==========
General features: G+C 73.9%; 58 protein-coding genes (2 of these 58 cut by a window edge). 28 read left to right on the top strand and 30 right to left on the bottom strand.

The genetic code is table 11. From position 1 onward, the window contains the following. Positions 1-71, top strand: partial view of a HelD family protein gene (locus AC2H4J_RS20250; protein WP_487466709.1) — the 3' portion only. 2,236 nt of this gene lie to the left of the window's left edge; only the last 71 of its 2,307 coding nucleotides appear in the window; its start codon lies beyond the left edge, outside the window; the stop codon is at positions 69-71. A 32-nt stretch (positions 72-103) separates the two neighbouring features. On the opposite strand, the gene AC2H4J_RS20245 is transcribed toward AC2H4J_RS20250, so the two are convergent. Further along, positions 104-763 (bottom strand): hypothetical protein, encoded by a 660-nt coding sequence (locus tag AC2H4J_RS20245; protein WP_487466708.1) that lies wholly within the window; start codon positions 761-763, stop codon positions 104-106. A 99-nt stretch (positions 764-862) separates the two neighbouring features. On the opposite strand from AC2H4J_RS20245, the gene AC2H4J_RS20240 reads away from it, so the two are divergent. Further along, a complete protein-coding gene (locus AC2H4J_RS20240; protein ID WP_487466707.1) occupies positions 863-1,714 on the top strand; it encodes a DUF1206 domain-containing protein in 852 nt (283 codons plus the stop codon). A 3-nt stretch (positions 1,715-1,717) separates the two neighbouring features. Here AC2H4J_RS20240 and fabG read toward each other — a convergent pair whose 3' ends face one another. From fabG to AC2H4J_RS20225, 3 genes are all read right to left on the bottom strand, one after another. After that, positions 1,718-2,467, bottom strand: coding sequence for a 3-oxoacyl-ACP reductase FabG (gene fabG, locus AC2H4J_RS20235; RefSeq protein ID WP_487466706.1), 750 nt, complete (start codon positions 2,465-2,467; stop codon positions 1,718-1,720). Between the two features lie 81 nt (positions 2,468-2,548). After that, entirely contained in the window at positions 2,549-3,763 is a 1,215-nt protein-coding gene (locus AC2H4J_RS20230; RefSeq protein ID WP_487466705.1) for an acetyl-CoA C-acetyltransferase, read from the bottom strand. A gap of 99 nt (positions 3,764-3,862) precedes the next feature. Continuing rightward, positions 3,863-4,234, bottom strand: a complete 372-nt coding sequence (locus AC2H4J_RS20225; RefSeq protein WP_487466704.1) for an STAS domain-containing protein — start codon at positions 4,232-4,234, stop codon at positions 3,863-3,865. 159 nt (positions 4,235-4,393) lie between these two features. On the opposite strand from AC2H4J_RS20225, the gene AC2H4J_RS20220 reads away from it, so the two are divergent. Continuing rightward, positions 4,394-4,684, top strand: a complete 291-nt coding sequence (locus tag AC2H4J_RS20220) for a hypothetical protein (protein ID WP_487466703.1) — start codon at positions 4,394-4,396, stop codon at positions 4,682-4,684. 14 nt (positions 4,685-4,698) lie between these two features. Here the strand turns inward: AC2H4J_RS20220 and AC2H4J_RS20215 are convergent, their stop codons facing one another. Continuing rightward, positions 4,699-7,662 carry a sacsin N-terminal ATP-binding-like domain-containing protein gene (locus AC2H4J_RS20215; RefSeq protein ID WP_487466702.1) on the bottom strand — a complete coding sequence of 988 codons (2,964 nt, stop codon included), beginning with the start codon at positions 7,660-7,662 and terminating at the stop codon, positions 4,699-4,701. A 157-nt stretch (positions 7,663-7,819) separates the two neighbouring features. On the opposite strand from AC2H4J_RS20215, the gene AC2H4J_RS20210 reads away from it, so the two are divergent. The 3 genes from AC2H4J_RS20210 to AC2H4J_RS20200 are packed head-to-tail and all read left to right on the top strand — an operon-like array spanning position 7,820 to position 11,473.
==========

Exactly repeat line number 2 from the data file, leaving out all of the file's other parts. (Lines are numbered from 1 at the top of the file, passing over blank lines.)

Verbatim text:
The genetic code is table 11. From position 1 onward, the window contains the following. Positions 1-71, top strand: partial view of a HelD family protein gene (locus AC2H4J_RS20250; protein WP_487466709.1) — the 3' portion only. 2,236 nt of this gene lie to the left of the window's left edge; only the last 71 of its 2,307 coding nucleotides appear in the window; its start codon lies beyond the left edge, outside the window; the stop codon is at positions 69-71. A 32-nt stretch (positions 72-103) separates the two neighbouring features. On the opposite strand, the gene AC2H4J_RS20245 is transcribed toward AC2H4J_RS20250, so the two are convergent. Further along, positions 104-763 (bottom strand): hypothetical protein, encoded by a 660-nt coding sequence (locus tag AC2H4J_RS20245; protein WP_487466708.1) that lies wholly within the window; start codon positions 761-763, stop codon positions 104-106. A 99-nt stretch (positions 764-862) separates the two neighbouring features. On the opposite strand from AC2H4J_RS20245, the gene AC2H4J_RS20240 reads away from it, so the two are divergent. Further along, a complete protein-coding gene (locus AC2H4J_RS20240; protein ID WP_487466707.1) occupies positions 863-1,714 on the top strand; it encodes a DUF1206 domain-containing protein in 852 nt (283 codons plus the stop codon). A 3-nt stretch (positions 1,715-1,717) separates the two neighbouring features. Here AC2H4J_RS20240 and fabG read toward each other — a convergent pair whose 3' ends face one another. From fabG to AC2H4J_RS20225, 3 genes are all read right to left on the bottom strand, one after another. After that, positions 1,718-2,467, bottom strand: coding sequence for a 3-oxoacyl-ACP reductase FabG (gene fabG, locus AC2H4J_RS20235; RefSeq protein ID WP_487466706.1), 750 nt, complete (start codon positions 2,465-2,467; stop codon positions 1,718-1,720). Between the two features lie 81 nt (positions 2,468-2,548). After that, entirely contained in the window at positions 2,549-3,763 is a 1,215-nt protein-coding gene (locus AC2H4J_RS20230; RefSeq protein ID WP_487466705.1) for an acetyl-CoA C-acetyltransferase, read from the bottom strand. A gap of 99 nt (positions 3,764-3,862) precedes the next feature. Continuing rightward, positions 3,863-4,234, bottom strand: a complete 372-nt coding sequence (locus AC2H4J_RS20225; RefSeq protein WP_487466704.1) for an STAS domain-containing protein — start codon at positions 4,232-4,234, stop codon at positions 3,863-3,865. 159 nt (positions 4,235-4,393) lie between these two features. On the opposite strand from AC2H4J_RS20225, the gene AC2H4J_RS20220 reads away from it, so the two are divergent. Continuing rightward, positions 4,394-4,684, top strand: a complete 291-nt coding sequence (locus tag AC2H4J_RS20220) for a hypothetical protein (protein ID WP_487466703.1) — start codon at positions 4,394-4,396, stop codon at positions 4,682-4,684. 14 nt (positions 4,685-4,698) lie between these two features. Here the strand turns inward: AC2H4J_RS20220 and AC2H4J_RS20215 are convergent, their stop codons facing one another. Continuing rightward, positions 4,699-7,662 carry a sacsin N-terminal ATP-binding-like domain-containing protein gene (locus AC2H4J_RS20215; RefSeq protein ID WP_487466702.1) on the bottom strand — a complete coding sequence of 988 codons (2,964 nt, stop codon included), beginning with the start codon at positions 7,660-7,662 and terminating at the stop codon, positions 4,699-4,701. A 157-nt stretch (positions 7,663-7,819) separates the two neighbouring features. On the opposite strand from AC2H4J_RS20215, the gene AC2H4J_RS20210 reads away from it, so the two are divergent. The 3 genes from AC2H4J_RS20210 to AC2H4J_RS20200 are packed head-to-tail and all read left to right on the top strand — an operon-like array spanning position 7,820 to position 11,473.